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Alleycat And The Secret Life Of Melbourne Techno

Talking to the Melbourne crew about the new wave of local techno

Been looking for a good techno party in Melbourne? They're out there, but not always easy to track down, curiously underground in this age of information overload. If you have found yourself dancing at 150 BPM in an intimate club or unexpected location, chances are Alleycat were the master minds behind it all. The project of local party starter Dylan Batelic and interior design specialist Miles Davis, Alleycat are here to convert stray clubbers into total techno enthusiasts. They've thrown parties in various spots across the city, at Melbourne's Lounge bar, and most recently they've moved to the Mercat. Given we're talking about one of the darker strains of dance music, the basement feel of the venue couldn't be more fitting. We talked to them both about what to expect from Alley Cat, Melbourne techno, and the genre that has brought together so many outsiders.

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Compared to some other dance musics genres, techno has some specific geographic origins, Detroit for example. Today of course techno is a global scene. Is there a uniquely Australian take on techno that you can identify?
The scene here is alive, both house and techno alike. We are very mixed between the two with higher preference for either really. With artists like Francis Inferno Orchestra, Tornado Wallace and Sleep D reaching near-global status people are definitely curious as to what is so unique about Melbourne. There's also a strong number of international artists coming in every weekend which in turn shows the support for the global scene, and indicates perhaps the quality of music that this city aspires to build upon.

Terre Thaelimitz said in the Midtown 120 Blues intro, "The House Nation likes to pretend clubs are an oasis from suffering, but suffering is in here with us". This feels particularly relevant to techno. What is it about techno music and culture, that feels so dark? Some people could see it as an escape from reality, others just want to party. It's only as dark as you want to make it, and that would be down to the individual.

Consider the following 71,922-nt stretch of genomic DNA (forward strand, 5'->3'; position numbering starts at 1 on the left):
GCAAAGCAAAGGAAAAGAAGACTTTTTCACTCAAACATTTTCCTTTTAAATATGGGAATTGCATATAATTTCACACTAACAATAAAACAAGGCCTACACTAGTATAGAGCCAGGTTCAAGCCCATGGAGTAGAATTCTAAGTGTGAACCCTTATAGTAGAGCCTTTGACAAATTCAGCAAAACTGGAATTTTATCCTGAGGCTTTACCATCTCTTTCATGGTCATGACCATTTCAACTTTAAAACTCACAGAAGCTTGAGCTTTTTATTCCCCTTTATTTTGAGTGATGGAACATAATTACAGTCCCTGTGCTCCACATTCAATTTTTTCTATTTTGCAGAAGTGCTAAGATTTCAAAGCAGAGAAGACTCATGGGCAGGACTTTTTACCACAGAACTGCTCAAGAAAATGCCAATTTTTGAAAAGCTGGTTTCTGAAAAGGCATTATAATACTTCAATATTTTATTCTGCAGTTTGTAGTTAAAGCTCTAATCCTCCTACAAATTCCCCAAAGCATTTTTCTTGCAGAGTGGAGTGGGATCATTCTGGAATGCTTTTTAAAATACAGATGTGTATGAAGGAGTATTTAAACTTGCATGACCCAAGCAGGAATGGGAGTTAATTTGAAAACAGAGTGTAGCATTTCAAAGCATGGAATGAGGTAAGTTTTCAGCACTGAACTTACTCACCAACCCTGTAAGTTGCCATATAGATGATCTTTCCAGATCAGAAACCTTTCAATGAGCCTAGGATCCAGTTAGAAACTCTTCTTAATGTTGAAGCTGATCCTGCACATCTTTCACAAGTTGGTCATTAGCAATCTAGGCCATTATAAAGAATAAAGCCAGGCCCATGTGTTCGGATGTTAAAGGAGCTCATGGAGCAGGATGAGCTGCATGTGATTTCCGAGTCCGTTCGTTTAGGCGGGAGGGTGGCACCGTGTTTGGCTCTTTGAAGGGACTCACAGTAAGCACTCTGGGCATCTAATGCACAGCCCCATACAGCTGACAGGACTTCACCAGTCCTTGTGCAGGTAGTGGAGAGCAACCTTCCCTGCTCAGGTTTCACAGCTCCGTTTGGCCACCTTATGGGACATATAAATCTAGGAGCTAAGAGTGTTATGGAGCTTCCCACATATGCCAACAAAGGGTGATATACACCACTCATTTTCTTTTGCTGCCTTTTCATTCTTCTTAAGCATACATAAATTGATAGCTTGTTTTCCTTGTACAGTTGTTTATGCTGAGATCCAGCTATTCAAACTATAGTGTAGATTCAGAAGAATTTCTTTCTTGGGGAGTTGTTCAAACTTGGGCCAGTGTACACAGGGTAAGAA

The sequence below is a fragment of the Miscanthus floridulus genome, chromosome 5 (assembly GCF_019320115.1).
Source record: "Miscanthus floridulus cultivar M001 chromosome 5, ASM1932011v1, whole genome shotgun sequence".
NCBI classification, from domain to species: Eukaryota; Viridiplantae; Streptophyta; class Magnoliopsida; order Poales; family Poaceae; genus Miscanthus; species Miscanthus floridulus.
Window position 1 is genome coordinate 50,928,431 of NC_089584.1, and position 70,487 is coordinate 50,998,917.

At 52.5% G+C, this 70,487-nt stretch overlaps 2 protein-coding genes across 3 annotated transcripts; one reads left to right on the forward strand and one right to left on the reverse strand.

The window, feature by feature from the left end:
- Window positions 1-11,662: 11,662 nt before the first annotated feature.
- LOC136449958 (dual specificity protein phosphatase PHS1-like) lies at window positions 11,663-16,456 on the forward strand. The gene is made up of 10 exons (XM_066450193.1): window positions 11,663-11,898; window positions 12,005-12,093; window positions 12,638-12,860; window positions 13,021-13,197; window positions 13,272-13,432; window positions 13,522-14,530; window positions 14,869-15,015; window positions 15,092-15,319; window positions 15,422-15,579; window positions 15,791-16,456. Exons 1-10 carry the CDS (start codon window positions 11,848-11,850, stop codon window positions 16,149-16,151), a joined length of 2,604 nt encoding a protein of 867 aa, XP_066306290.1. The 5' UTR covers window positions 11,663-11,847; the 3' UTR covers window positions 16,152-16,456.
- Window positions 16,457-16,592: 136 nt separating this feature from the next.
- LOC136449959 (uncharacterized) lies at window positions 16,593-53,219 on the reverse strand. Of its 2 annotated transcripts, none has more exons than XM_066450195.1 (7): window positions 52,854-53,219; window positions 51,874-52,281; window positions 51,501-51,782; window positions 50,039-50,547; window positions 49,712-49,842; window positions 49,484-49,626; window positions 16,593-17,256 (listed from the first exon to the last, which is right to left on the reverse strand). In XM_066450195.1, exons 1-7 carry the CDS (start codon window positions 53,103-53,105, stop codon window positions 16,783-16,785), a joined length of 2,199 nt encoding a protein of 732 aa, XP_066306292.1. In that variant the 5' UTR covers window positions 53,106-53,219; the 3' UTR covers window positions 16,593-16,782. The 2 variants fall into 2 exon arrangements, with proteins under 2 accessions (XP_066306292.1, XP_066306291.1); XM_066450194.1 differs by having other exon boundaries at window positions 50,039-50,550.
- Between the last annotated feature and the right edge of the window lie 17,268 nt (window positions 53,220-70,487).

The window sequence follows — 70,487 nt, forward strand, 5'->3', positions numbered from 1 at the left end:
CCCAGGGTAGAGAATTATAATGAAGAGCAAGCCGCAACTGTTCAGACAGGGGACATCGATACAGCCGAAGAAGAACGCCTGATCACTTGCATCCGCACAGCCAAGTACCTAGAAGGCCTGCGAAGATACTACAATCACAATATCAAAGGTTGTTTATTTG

From an outside perspective techno might seem like a difficult sound and scene to access, especially without a certain knowledge and appreciation of the genre's conventions. It could be described for instance as very dark and minimal. How would you explain techno to the unfamiliar?
Actions would speak louder than words. Most people would say that their first experience would be when they were placed right in the centre of it all. It's one thing to explain an appreciation but wouldn't compare to being there in the flesh. Once they check it out, the rest is history.

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So what is it about the sound that you personally find so compelling?
Techno and most other electronic musics maintain a bare-bones structure which despite its simplicity can still remain complex and thoughtful. It's with this understanding that production these days continues to develop, and interesting music is still being created.

If faced with a "techno-phobic" how would you go about persuading them to get involved?
It's not for everyone, if they don't enjoy the music then why try and persuade. Maybe one day they will change their mind and if they do then they would know where to go.

You guys have been running these parties for a while now, how did it all come about?
SRS NRG.

These days regular parties become vapid so quickly. What's different about 'Alleycat'?
Quality over quantity.

Alley Cat is on the 23rd of January, at The Mercat with Optimum-Trans [Moopie & Jezadin], Freejack [Live Set] with support from Sleep D & M Mind.

You can follow Reuben and his musical musings on Twitter here.